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Study reveals genetic secrets behind schizophrenia and bipolar disorder

Knowing of a genetic predisposition to schizophrenia could help a person avoid environmental risk factors that aggravate it. Flickr/notsogoodphotography

One of the world’s largest schizophrenia studies ever has pinpointed five new genetic blips linked to the condition, paving the way for new drugs and management strategies, researchers said.

Schizophrenia affects 1 in 100 people, commonly causing delusions, hallucinations and an increased risk of suicide.

Scientists knew that a family history of schizophrenia could predispose subsequent generations to the condition but it was not clear exactly which parts of the human genome were linked to an increased risk.

To find out, the Schizophrenia Psychiatric Genome-Wide Association Study Consortium, which included 190 researchers from 135 institutions worldwide, analysed genetic data from 21,856 individuals and checked their conclusions by studying an additional 29,839 people.

In a paper titled “Genome-wide association study identifies five new schizophrenia loci” published today in the journal Nature Genetics, the researchers said their study found five new genetic variations associated with schizophrenia. They also confirmed several other genetic blips that previous studies had suggested could contribute to the disorder.

Unlocking the genetic causes of schizophrenia could one day help people manage or mitigate its effects, said Professor Bryan Mowry from the Queensland Brain Institute, based at the University of Queensland.

“If your genetic profile suggests you have a predisposition towards developing schizophrenia, it will be particularly important for you to avoid known environmental risk factors – such as smoking cannabis,” said Professor Mowry, who oversaw the Australian contribution to the study.

“Interactions between genetic risk factors and the impact of the environment are crucial to the understanding of the neurophysiological mechanisms that influence the daily life of the sufferers,” said Professor Assen Jablensky from the University of Western Australia’s Centre for Clinical Research in Neuropsychiatry, which was involved in the study.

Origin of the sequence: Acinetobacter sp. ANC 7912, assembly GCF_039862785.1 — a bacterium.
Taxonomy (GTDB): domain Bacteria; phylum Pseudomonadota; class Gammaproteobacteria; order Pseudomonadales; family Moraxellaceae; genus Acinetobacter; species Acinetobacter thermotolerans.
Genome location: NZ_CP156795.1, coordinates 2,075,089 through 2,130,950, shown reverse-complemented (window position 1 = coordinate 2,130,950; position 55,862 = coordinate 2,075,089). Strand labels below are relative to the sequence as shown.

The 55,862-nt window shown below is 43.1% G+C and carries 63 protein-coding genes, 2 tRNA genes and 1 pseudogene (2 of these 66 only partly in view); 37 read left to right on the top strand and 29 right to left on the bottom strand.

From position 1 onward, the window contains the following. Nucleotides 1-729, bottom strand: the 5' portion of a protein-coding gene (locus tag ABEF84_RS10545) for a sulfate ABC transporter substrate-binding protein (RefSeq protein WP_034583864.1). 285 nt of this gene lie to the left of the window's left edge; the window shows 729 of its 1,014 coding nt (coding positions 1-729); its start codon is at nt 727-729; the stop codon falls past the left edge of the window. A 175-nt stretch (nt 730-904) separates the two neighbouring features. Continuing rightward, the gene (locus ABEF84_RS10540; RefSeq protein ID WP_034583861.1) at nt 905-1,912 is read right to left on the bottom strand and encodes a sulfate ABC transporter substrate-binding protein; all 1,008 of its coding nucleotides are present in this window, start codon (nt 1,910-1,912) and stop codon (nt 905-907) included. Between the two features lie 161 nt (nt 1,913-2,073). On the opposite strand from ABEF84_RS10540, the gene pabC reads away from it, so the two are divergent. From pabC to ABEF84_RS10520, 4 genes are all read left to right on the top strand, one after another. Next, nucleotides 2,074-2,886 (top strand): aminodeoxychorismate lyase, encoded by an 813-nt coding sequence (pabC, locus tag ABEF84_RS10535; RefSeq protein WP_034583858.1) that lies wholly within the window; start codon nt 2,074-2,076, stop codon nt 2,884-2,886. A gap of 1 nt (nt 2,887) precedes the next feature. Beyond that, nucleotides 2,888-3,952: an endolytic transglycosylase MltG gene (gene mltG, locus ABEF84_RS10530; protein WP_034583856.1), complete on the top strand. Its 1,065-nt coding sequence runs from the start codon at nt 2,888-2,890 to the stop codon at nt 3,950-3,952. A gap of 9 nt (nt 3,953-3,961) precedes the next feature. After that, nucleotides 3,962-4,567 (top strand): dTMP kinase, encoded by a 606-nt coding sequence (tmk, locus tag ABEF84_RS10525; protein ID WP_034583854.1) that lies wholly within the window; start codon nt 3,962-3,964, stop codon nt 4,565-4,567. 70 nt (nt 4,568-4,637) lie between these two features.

“The results, pointing to several novel genetic factors contributing to the disease, highlight especially the role of microRNAs, small molecules that regulate critical genetic pathways in the brain,” he said.

“This will eventually lead to novel targets for the pharmacological treatment of the disorder, much more focused on specific brain mechanisms than the present day anti-psychotic medications.”

“Ground-breaking” bipolar research

A subgroup of the same consortium that conducted the schizophrenia study also researched 11,974 bipolar disorder cases and 51,792 controls in an effort to better understand its causes.

Bipolar disorder, which can run in families, is marked by severe mood swings.

In a second paper, titled “Large-scale genome-wide association analysis of bipolar disorder identifies a new susceptibility locus near ODZ4” and published today in Nature Genetics, the researchers linked two particular genes to bipolar.

Professor Philip Mitchell, Head of the School of Psychiatry at the University of New South Wales (UNSW), and Director of the Bipolar Disorders Clinic at Black Dog Institute described the bipolar study as “ground-breaking research.”

“The research confirmed that a gene for a component of the calcium channel (CACNA1C) is involved in causing bipolar disorder and also identified a novel gene involved in cell surface signaling (ODZ4).”

Both findings could lead to new treatments, he said.

“Moreover, when both the bipolar disorder and schizophrenia groups were combined, there was evidence that CACNA1C was involved in both conditions – verifying a number of research strands indicating some genetic overlap between these two disorders.”

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